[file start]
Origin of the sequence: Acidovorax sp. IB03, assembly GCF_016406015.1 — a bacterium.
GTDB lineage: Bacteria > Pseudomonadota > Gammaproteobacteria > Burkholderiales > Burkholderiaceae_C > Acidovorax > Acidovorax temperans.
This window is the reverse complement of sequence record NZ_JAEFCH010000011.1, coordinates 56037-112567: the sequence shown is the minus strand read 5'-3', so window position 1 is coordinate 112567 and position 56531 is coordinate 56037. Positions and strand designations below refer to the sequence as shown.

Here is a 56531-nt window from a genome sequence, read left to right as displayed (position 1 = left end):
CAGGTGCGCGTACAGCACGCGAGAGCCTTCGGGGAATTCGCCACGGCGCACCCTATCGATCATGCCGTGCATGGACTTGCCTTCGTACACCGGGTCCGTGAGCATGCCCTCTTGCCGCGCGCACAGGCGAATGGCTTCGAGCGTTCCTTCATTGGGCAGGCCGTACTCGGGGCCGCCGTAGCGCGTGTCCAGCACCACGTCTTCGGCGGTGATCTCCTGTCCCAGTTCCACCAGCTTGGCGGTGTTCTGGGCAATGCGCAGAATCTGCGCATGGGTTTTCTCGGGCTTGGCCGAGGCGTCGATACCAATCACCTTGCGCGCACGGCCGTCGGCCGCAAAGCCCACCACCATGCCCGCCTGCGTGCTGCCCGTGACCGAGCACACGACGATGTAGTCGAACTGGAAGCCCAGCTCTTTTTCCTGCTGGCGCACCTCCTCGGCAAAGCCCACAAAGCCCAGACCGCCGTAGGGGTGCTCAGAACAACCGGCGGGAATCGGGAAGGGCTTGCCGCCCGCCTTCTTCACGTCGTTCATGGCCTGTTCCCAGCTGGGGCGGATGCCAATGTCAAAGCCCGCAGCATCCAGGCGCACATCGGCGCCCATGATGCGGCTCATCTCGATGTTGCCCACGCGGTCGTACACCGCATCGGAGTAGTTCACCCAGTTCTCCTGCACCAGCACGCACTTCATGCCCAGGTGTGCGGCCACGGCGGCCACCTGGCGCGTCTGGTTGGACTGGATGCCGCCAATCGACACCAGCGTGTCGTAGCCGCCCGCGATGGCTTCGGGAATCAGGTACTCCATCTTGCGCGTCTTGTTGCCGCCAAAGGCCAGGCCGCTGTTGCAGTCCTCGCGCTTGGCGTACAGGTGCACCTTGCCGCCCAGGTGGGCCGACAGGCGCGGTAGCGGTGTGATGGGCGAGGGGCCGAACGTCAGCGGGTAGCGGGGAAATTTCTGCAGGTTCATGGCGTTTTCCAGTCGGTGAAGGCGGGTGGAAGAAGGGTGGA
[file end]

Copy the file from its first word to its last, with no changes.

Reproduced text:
Origin of the sequence: Acidovorax sp. IB03, assembly GCF_016406015.1 — a bacterium.
GTDB lineage: Bacteria > Pseudomonadota > Gammaproteobacteria > Burkholderiales > Burkholderiaceae_C > Acidovorax > Acidovorax temperans.
This window is the reverse complement of sequence record NZ_JAEFCH010000011.1, coordinates 56037-112567: the sequence shown is the minus strand read 5'-3', so window position 1 is coordinate 112567 and position 56531 is coordinate 56037. Positions and strand designations below refer to the sequence as shown.

Here is a 56531-nt window from a genome sequence, read left to right as displayed (position 1 = left end):
CAGGTGCGCGTACAGCACGCGAGAGCCTTCGGGGAATTCGCCACGGCGCACCCTATCGATCATGCCGTGCATGGACTTGCCTTCGTACACCGGGTCCGTGAGCATGCCCTCTTGCCGCGCGCACAGGCGAATGGCTTCGAGCGTTCCTTCATTGGGCAGGCCGTACTCGGGGCCGCCGTAGCGCGTGTCCAGCACCACGTCTTCGGCGGTGATCTCCTGTCCCAGTTCCACCAGCTTGGCGGTGTTCTGGGCAATGCGCAGAATCTGCGCATGGGTTTTCTCGGGCTTGGCCGAGGCGTCGATACCAATCACCTTGCGCGCACGGCCGTCGGCCGCAAAGCCCACCACCATGCCCGCCTGCGTGCTGCCCGTGACCGAGCACACGACGATGTAGTCGAACTGGAAGCCCAGCTCTTTTTCCTGCTGGCGCACCTCCTCGGCAAAGCCCACAAAGCCCAGACCGCCGTAGGGGTGCTCAGAACAACCGGCGGGAATCGGGAAGGGCTTGCCGCCCGCCTTCTTCACGTCGTTCATGGCCTGTTCCCAGCTGGGGCGGATGCCAATGTCAAAGCCCGCAGCATCCAGGCGCACATCGGCGCCCATGATGCGGCTCATCTCGATGTTGCCCACGCGGTCGTACACCGCATCGGAGTAGTTCACCCAGTTCTCCTGCACCAGCACGCACTTCATGCCCAGGTGTGCGGCCACGGCGGCCACCTGGCGCGTCTGGTTGGACTGGATGCCGCCAATCGACACCAGCGTGTCGTAGCCGCCCGCGATGGCTTCGGGAATCAGGTACTCCATCTTGCGCGTCTTGTTGCCGCCAAAGGCCAGGCCGCTGTTGCAGTCCTCGCGCTTGGCGTACAGGTGCACCTTGCCGCCCAGGTGGGCCGACAGGCGCGGTAGCGGTGTGATGGGCGAGGGGCCGAACGTCAGCGGGTAGCGGGGAAATTTCTGCAGGTTCATGGCGTTTTCCAGTCGGTGAAGGCGGGTGGAAGAAGGGTGGA